Monday, April 18, 2005

People v. Thomas

The defendant was 15 years old when he held up a market at gunpoint. He was charged in criminal court and ultimately pled guilty to 1 count of robbery and use of a firearm. Under the plea agreement, Thomas would not receive more than 13 years in prison. Thomas claimed that, under Penal Code section 1170.19, the criminal court had discretion to order him commited to the CA Youth Authority (CYA) instead of state prison. The prosecution objected to Thomas' request for a juvenile disposition. Under the language of the statute, such an objection automatically bars the trial court from even considering a juvenile disposition. After 1 trip through the Court of Appeal to the CA S. Ct. and back again, the case was resolved by a unanimous Court today.

After concluding that the prosecutorial consent provision in Pen. Code section 1170.19 is a violation of the separation of powers doctrine of the CA Constitution, the Court turned to the issue of the trial court's discretionary authority to order a juvenile disposition. Writing for the Court, Justice Kennard noted that "resolving this issue requires the interpretation and cross-referencing of five statutes from two different codes." Fun stuff...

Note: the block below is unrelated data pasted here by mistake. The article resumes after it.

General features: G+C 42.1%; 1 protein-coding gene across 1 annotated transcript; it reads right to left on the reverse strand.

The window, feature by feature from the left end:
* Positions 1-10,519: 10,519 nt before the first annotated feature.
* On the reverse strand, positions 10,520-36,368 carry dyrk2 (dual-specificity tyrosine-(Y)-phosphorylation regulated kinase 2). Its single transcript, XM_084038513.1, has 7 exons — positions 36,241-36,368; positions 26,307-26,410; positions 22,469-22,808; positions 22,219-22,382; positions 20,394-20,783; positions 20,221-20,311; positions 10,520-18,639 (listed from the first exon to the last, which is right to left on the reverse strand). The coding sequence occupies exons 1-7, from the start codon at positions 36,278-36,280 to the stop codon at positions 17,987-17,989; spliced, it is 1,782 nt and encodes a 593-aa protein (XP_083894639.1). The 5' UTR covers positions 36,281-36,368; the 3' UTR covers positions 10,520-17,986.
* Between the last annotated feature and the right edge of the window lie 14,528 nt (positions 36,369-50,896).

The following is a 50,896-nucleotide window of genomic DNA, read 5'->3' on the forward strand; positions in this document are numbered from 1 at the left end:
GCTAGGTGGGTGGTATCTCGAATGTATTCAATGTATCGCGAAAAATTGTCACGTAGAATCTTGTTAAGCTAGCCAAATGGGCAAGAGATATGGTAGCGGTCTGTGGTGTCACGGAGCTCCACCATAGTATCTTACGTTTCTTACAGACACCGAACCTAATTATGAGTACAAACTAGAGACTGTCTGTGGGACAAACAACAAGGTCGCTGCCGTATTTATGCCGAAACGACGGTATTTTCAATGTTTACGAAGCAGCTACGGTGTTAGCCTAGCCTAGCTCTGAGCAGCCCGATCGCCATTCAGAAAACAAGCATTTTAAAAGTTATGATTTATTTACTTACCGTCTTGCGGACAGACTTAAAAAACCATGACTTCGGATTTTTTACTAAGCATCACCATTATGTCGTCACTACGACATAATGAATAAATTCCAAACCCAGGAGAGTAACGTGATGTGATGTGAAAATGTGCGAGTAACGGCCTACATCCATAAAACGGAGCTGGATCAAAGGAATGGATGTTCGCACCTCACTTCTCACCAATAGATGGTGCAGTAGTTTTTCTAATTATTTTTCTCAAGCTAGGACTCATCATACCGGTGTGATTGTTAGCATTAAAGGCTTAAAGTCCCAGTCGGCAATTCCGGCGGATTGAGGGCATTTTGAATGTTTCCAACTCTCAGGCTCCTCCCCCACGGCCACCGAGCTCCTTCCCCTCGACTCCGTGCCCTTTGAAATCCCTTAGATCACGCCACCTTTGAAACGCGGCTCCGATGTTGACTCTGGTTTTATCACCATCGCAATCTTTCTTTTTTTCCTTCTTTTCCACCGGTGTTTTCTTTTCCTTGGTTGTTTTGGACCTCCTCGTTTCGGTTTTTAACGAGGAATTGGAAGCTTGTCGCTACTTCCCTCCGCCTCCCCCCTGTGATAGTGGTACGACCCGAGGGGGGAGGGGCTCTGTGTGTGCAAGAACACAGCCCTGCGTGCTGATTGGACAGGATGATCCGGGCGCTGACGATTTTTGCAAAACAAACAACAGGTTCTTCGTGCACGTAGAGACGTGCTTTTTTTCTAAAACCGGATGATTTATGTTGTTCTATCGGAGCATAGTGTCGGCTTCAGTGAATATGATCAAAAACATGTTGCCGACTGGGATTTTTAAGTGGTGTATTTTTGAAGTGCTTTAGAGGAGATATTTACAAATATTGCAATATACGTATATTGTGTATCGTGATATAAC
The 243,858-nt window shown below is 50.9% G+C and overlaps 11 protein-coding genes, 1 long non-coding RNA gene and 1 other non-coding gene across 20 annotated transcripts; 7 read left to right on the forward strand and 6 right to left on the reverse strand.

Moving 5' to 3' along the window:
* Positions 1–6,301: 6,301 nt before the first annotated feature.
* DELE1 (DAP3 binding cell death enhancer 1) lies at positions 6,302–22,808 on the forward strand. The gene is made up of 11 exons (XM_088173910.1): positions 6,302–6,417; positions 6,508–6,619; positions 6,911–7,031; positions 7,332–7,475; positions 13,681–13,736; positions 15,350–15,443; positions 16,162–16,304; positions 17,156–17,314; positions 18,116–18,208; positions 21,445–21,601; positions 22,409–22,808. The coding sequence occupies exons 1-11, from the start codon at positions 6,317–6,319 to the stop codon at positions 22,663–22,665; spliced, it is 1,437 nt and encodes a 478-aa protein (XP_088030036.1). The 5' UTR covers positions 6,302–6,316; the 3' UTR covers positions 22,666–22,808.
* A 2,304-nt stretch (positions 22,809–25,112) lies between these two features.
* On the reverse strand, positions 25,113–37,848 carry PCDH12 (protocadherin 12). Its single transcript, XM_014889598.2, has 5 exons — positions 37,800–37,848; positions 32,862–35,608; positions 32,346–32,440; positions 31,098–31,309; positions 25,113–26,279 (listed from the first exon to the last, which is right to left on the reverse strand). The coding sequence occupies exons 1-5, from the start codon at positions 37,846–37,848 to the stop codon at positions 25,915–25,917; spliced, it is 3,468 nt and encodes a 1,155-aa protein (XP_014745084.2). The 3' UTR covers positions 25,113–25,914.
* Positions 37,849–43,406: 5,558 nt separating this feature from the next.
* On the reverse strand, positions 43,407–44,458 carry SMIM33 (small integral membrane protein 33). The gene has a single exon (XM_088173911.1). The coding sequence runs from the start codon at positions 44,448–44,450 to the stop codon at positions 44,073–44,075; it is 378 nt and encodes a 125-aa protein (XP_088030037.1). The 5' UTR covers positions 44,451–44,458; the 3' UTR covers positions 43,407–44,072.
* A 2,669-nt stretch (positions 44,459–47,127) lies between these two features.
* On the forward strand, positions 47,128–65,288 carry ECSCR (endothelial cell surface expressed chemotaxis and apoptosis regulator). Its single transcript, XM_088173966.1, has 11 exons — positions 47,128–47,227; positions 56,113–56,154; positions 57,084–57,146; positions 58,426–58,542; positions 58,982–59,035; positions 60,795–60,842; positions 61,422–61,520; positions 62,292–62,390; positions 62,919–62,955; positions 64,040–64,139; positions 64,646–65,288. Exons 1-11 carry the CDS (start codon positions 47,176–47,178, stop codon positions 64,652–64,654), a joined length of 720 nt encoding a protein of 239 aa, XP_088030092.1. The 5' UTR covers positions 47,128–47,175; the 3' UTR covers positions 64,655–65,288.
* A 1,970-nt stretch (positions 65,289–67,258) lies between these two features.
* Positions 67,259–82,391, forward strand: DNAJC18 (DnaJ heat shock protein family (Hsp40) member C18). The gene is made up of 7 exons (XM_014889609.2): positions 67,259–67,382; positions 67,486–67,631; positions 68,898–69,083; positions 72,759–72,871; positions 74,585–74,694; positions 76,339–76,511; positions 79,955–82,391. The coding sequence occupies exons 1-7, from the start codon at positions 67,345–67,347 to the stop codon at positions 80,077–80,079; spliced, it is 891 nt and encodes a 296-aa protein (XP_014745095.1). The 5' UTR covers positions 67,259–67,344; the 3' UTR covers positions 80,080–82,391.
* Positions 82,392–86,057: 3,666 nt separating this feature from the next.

Two of these statutes - one enacted by voters as Prop. 21; the other enacted by the Legislature before voters passed Prop. 21, but not taking effect until after Prop. 21 - purport to have almost opposite effects on a trial court's discretion in cases like this. However, the Court sidestepped that messy issue by concluding that the one enacted by the Legislature did not apply here. Thus, the Court held that the trial court was correct when it ruled that it had no authority to commit Thomas to the CYA or to a less restrictive juvenile disposition. In doing so, the Court upheld "the voters' view that . . . [minors who use firearms or commit certain other enumerated crimes] need more restrictive confinement."

The Court's opinion is available here.


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